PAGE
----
Crime & Justice

Armed civilians in Kenosha taking justice into their own hands

By Susana Samhan

Washington, Sep 2 (efe-epa).- Kenosha, Wisconsin, resident Kevin Matthewson feared the worst when he saw on his mobile phone the video of a police officer shooting African American Jacob Blake seven times in the back elsewhere in the city, and he decided to act to protect his neighborhood amid the racial disturbances the shooting unleashed, issuing a call to arms to his neighbors and telling them to come out to “protect the community.”

“Right away, after the police officer shot the man in the back seven times, it was very evident that the police were outnumbered by angry folks. And I was angry, too. … But then it turned violent pretty quickly and people started burning down homes and buildings,” Matthewson told EFE from his home in Kenosha.

“That’s when I put a Facebook message out, and I said: ‘Our city’s under attack. Take up arms and let’s defend our city against these criminals, and let’s try to protect ourselves.'” he added.

The private detective and security contractor created a Facebook page for the so-called “Kenosha Guard,” one of the armed civilian militias whose members in recent days have gone out on the streets of cities around the country and there coming into conflict with Black Lives Matter demonstrators.

The result has been two deaths and one person wounded last week in Kenosha, along with one person arrested – white 17-year-old Kyle Rittenhouse, who is charged with murder for allegedly killing the two demonstrators and wounding the third with an assault rifle.

Rittenhouse had traveled from Antioch, Illinois, to Kenosha to “protect” local businesses from “looters,” according to what the teen told The Daily Caller, a right-wing Web site, before the shootings.

After the incident, Facebook shut down the page of the Kenosha Guard, which had about 4,000 followers.

Matthewson said that Rittenhouse had no links with the Kenosha Guard adding that “It’s been said, … that him and some friends of his started their own type of militia but in that case we really don’t have all the facts right now.”

“The prosecutor charged him within a day, and the police officer … they’re going to take two months for the investigation. I don’t see how that’s fair, when a police officer shoots somebody it’s a two-month investigation, but when a citizen shoots somebody in a way they claim is self-defense within a day they’re charged with murder,” Matthewson said.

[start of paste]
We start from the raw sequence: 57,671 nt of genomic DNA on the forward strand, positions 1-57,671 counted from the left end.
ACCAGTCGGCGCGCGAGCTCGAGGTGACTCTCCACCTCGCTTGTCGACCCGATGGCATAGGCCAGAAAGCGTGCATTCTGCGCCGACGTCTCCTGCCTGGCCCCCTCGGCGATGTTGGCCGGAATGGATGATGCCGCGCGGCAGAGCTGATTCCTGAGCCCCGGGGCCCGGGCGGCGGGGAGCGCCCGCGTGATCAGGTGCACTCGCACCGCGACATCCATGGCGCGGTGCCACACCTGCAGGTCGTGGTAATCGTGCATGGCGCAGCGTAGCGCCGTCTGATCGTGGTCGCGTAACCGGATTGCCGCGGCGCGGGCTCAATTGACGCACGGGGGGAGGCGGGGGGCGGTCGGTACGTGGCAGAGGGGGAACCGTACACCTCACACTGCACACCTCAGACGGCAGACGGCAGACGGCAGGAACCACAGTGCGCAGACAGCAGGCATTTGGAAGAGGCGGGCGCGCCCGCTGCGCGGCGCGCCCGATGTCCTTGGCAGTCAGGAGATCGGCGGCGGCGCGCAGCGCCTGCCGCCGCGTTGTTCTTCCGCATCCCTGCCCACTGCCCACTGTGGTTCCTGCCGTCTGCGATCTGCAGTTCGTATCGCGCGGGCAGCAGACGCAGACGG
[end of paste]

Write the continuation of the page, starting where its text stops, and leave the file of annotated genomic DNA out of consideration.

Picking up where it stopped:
The 36-year-old father of two sons, ages 10 and 11, says he doesn’t identify himself as a “white supremacist” or a “racist,” and justified his formation of the militia group because of what he said is the need to maintain a “safe community” in the face of “agitators” or “trouble-makers” and “anarchists,” adjectives that President Donald Trump has used to refer to the people participating in the protests and racial altercations.

Matthewson said that Wisconsin Gov. Tony Evers, a Democratic, delayed in rejecting the federal help offered by Trump, calling this one of the reasons he took to the streets.

Armed civilian groups, like the one Matthewson started, have been seen in other parts of the country like Portland, Oregon, where last weekend another person lost his life in clashes between Trump supporters and Black Lives Matter demonstrators that erupted because of the disturbances a few days earlier in Kenosha.

Despite these kinds of incidents, Matthewson denied that the fact that civilians are going out on the streets carrying assorted weapons could worsen the security situation.

“That’s the thing … When folks are out there burning down homes, it can’t get much worse than that. It can only get better, right? So, out here in the United States, we’re very strong supporters of the 2nd Amendment and the right to carry a gun for your own protection. It’s not vigilantism, because we’re not trying to enforce the law. We’re just trying to protect ourselves. So, it’s a role of self-defense only. Self preservation,” he said.

In addition, Matthewson said that he agrees with the demonstrators because he doesn’t like to see an unarmed person getting shot seven times. “Where I draw the line is where it starts to get violent and destructive, so I can’t support these protesters once they turn violent and start burning the city down. So, yeah, I don’t align with any of those extreme groups. I’m not racist; if you ask my family, my friends, they’d say the same thing.”

The situation has calmed down in Kenosha after the deployment of the National Guard and federal agents in that city, and Matthewson said that he had now decided to remain in his home.

Matthewson went on to say that now things are peaceful in Kenosha as a result of Trump sending in the “army,” adding that people have slept much better in the city on recent nights.

Tensions have increased over the past few months around the US after the death in May of George Floyd, a black man, who died after being subdued by a white police officer, his death sparking protests and racial disturbances.

Matthewson said he hopes that between now and the Nov. 3 presidential election, the violence will not resume, although he added that he was not very optimistic that things will remain calm.

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